The benchmarks for the period 2021-2025 have been published for public consultation

giovedì, 10. dicembre 2020 | Trading


The European Commission has published a draft of the Regulation which contains the updated values of the benchmarks that will be applied to calculate the free allocation for the period 2021-2025 (first part of phase 4 of the EU ETS). The new benchmarks reflect the technological developments that have taken place since the benchmarks for Phase 3 were determined. In addition, the draft implementing regulation also presents the average emission factor of the 10% best installations per benchmark.

This draft Regulation will be open for comments from all interested parties for a period of four weeks (until 4 January 2021).

According to Article 10a(2) of the revised EU ETS Directive, the benchmark values are to be updated for phase 4 of the EU ETS using the following methodology:

  • obtaining the average emission intensity of the 10% best installations for all 54 benchmarks for the years 2016/2017;
  • comparing these values with the phase 3 benchmark values and calculating an annual reduction factor for the 9-years period from 2007/2008 to 2016/2017;
  • increasing the annual reduction factor to 0.2% if it is below that value or reducing it to 1.6% if it is above that value;
  • calculating the benchmark values to be used from 2021 to 2025 by extrapolating the phase 3 benchmark values to the years 2022/2023 (i.e. by using the annual reduction factor and a period of 15 years);

An analysis of the 54 published proposals for reference values shows that only 9% of the benchmarks have been cut to the minimum expected (3% cut). These correspond to the following products: hot metal, white unsprayed cement (clinker), sintered dolomite, ammonia and steam cracking. Although these products have had a minimum cut, in all cases, the reference value selected to determine the allocation for the period 2021-2025 has been slightly lower than the value obtained after calculating the average value of 10% of the most efficient installations in 2016 and 2017.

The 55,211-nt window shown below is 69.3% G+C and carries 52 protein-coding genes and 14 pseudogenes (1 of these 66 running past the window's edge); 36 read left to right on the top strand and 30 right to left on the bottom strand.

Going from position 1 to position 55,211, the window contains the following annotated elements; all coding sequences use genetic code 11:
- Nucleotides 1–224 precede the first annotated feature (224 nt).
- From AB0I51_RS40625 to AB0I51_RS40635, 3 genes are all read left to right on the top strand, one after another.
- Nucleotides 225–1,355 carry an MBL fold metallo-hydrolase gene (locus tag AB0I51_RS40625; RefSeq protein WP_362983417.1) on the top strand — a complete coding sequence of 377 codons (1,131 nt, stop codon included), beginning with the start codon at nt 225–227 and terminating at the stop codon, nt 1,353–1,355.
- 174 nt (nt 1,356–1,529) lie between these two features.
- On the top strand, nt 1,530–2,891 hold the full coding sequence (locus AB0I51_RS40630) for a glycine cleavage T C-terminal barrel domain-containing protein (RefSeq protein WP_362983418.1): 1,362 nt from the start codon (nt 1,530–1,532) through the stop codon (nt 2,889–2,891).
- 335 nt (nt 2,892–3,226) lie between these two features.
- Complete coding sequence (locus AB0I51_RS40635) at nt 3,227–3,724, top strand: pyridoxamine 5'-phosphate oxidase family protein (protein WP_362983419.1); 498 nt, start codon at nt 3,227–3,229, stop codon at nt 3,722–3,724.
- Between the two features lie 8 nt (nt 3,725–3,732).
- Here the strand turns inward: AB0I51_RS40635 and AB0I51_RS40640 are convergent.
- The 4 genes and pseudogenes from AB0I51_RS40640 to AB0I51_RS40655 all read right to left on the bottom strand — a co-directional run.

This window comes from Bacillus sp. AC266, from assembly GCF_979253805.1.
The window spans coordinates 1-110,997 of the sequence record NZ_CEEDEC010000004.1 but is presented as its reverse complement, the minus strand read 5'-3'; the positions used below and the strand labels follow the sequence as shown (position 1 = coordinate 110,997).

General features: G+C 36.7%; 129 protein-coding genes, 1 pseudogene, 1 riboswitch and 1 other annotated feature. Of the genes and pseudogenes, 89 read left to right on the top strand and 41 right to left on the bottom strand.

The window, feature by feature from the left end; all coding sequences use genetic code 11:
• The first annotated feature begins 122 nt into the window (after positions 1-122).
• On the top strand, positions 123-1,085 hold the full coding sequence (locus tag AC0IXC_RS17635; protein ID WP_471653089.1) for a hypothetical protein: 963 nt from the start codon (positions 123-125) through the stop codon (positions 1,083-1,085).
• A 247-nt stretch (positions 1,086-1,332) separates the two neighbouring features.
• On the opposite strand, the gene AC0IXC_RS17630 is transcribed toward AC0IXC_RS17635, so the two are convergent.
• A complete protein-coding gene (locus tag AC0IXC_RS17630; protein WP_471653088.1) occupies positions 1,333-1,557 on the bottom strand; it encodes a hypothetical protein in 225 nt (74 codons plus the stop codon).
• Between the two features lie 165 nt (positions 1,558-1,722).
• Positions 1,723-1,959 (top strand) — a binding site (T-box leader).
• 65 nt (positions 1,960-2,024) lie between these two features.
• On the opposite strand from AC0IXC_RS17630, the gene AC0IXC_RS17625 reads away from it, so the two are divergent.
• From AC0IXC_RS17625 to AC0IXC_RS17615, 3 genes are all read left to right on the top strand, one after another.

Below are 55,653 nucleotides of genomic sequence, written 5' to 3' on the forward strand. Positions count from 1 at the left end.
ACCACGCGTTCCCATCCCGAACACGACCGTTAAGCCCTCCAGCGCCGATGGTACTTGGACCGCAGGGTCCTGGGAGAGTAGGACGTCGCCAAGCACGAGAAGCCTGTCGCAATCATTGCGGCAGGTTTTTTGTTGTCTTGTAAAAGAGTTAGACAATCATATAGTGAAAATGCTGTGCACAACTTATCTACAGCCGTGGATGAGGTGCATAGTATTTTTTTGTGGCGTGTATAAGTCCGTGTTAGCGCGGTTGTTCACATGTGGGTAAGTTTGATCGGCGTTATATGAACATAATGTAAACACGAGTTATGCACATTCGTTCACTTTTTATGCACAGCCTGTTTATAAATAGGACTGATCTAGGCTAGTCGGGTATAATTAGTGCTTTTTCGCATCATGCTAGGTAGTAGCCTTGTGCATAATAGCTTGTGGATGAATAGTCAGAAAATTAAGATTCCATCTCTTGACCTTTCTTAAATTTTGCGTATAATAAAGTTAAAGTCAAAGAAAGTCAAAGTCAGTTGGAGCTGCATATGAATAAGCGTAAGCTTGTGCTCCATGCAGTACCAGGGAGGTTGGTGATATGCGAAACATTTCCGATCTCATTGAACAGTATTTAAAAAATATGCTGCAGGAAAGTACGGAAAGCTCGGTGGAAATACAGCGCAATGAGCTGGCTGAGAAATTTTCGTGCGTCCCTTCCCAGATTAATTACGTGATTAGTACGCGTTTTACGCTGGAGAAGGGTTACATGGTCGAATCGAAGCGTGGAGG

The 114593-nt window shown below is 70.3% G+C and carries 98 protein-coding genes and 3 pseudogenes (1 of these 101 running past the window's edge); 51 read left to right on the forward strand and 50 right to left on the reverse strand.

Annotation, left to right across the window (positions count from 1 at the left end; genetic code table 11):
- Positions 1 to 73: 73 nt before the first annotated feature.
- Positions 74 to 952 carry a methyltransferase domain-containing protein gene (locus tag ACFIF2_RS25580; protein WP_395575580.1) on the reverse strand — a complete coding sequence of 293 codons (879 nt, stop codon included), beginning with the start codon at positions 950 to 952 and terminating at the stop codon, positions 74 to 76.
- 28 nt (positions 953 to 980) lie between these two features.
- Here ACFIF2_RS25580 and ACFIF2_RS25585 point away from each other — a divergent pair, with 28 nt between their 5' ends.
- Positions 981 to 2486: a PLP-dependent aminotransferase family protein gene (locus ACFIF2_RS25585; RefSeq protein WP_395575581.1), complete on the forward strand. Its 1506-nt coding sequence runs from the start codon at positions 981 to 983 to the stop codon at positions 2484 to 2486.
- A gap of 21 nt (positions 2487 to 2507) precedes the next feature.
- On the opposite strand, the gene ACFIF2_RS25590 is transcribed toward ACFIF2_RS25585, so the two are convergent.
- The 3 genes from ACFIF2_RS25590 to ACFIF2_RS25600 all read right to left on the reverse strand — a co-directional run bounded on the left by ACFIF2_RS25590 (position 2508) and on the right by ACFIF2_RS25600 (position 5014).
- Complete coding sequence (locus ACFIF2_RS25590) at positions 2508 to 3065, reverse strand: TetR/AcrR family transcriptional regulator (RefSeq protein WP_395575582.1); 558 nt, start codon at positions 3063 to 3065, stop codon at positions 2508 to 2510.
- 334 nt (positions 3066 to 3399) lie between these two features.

The large group of benchmarks is the one that has been cut the most in the published benchmark proposal, with a cut of 26% from the values used for the calculation of the allocation in the period 2013-2020. This group, which represents 72% of the proposed benchmarks, includes the reference values for heat and fuel (47.3 allowances /TJ and 42.6 allowances /TJ, respectively), as well as all pulp and paper and steel products. In most of these cases, the proposed reference value is higher than the average value identified for each product after analysis of the 2016 and 2017 data.

Finally, a set of 10 reference values is detected with proposed reference values in the 3%-26% cut interval compared to the 2013-2020 values established by the European Commission for 2021-2025. In this group, cuts are established in the benchmark ranging from 4% to 22% and products are identified such as aluminium (with a 5% cut), grey unground cement (clinker) (with a 10% cut), float glass (12% cut) or cast iron and stone wool products, both with a 22% cut.

These values, in line with the information that became known over the past months, will lead to a significant decrease in free allocations for facilities in 2021-2025, compared to those approved for the current period.

The benchmarks update is based on the data submitted in the NIMs (National Implementation Measures) submitted by the competent authorities to the Commission and includes verified data on the emissions and production of all installations receiving free allocation under the EU ETS. The detailed assessment of the installation-specific data has resulted in a high-quality dataset for updating the benchmarks.

After the end of the feedback period, the Commission will submit the implementing Regulation to the Climate Change Committee for voting (end of January 2021). The Commission intends to adopt the Regulation by the end of February 2021.


For further information, please contact with:

Iria Flavia Peñalva



Source: European Commission and Factor